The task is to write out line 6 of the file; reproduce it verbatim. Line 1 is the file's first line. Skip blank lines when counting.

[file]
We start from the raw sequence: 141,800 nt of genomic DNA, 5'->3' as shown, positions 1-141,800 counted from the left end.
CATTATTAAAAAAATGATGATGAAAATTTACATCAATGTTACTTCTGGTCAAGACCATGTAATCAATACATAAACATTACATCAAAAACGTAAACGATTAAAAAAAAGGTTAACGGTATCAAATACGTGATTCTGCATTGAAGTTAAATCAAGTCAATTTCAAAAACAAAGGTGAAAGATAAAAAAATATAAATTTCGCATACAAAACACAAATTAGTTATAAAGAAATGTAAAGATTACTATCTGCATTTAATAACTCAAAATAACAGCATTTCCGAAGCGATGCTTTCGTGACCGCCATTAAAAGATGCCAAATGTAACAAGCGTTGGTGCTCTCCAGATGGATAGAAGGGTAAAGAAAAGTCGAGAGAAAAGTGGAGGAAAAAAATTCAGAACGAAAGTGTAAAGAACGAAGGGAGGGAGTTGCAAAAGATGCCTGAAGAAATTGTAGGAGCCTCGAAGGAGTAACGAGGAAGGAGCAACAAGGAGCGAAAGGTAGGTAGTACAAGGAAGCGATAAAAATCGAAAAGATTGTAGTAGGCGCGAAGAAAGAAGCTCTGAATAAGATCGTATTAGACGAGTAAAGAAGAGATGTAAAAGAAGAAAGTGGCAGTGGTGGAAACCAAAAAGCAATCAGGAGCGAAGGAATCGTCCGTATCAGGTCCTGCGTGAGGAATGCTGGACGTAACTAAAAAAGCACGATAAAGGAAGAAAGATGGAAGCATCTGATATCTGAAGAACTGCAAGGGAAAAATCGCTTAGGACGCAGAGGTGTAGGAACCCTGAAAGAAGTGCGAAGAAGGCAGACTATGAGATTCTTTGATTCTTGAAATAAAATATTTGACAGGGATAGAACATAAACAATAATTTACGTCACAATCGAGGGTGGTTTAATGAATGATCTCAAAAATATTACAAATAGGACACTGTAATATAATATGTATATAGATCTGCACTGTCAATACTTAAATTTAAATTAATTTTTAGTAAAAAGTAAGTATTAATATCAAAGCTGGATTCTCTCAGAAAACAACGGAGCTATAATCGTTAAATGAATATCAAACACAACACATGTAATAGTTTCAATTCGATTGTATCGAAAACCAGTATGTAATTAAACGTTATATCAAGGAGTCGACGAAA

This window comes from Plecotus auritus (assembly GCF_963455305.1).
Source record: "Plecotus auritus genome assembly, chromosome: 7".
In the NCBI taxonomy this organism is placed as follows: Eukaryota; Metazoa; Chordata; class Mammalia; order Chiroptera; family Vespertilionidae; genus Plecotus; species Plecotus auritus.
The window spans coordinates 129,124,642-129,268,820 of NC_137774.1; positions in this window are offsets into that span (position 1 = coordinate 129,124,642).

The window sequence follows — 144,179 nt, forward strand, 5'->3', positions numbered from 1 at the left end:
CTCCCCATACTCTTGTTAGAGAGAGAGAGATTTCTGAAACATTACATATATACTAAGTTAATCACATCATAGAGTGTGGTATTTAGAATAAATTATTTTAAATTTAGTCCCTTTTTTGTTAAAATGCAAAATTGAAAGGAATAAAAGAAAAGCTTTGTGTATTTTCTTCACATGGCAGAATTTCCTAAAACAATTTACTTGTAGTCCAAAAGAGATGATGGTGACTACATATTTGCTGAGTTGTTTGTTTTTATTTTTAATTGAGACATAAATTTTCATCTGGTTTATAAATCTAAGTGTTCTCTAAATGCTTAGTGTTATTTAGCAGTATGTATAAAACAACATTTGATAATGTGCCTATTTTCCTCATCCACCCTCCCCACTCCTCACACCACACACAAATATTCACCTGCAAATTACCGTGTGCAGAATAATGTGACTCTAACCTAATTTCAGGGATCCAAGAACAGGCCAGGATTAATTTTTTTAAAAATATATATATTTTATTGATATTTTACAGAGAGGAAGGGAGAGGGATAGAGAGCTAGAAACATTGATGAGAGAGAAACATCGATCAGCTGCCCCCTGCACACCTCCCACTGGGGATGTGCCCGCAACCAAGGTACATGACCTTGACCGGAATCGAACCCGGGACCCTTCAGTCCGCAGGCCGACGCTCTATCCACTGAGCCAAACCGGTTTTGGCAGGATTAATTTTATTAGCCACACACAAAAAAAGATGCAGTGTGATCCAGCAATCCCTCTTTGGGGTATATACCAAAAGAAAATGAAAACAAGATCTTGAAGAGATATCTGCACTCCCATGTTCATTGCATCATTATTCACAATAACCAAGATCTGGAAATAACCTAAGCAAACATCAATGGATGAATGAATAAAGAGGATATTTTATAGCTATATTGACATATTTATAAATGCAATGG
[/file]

The window spans coordinates 129,124,642-129,268,820 of NC_137774.1; positions in this window are offsets into that span (position 1 = coordinate 129,124,642).